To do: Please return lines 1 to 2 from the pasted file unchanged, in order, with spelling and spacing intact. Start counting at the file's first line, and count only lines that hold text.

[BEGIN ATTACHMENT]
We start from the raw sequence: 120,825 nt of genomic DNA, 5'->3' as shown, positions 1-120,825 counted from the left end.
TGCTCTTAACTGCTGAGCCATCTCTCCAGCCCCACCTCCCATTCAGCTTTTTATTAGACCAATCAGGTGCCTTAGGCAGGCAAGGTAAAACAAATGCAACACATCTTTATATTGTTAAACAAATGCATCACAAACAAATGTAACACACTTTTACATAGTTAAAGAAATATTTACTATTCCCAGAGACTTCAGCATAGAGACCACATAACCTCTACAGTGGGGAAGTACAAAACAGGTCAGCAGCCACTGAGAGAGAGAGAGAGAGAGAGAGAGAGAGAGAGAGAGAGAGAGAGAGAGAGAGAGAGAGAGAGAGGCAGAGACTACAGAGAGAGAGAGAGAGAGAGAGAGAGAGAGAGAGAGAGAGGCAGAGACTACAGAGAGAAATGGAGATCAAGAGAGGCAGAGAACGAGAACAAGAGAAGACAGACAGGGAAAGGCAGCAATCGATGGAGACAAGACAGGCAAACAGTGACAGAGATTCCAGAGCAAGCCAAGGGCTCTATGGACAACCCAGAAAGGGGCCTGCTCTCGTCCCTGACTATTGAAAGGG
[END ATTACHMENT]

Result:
We start from the raw sequence: 120,825 nt of genomic DNA, 5'->3' as shown, positions 1-120,825 counted from the left end.
TGCTCTTAACTGCTGAGCCATCTCTCCAGCCCCACCTCCCATTCAGCTTTTTATTAGACCAATCAGGTGCCTTAGGCAGGCAAGGTAAAACAAATGCAACACATCTTTATATTGTTAAACAAATGCATCACAAACAAATGTAACACACTTTTACATAGTTAAAGAAATATTTACTATTCCCAGAGACTTCAGCATAGAGACCACATAACCTCTACAGTGGGGAAGTACAAAACAGGTCAGCAGCCACTGAGAGAGAGAGAGAGAGAGAGAGAGAGAGAGAGAGAGAGAGAGAGAGAGAGAGAGAGAGAGAGAGGCAGAGACTACAGAGAGAGAGAGAGAGAGAGAGAGAGAGAGAGAGAGAGAGGCAGAGACTACAGAGAGAAATGGAGATCAAGAGAGGCAGAGAACGAGAACAAGAGAAGACAGACAGGGAAAGGCAGCAATCGATGGAGACAAGACAGGCAAACAGTGACAGAGATTCCAGAGCAAGCCAAGGGCTCTATGGACAACCCAGAAAGGGGCCTGCTCTCGTCCCTGACTATTGAAAGGG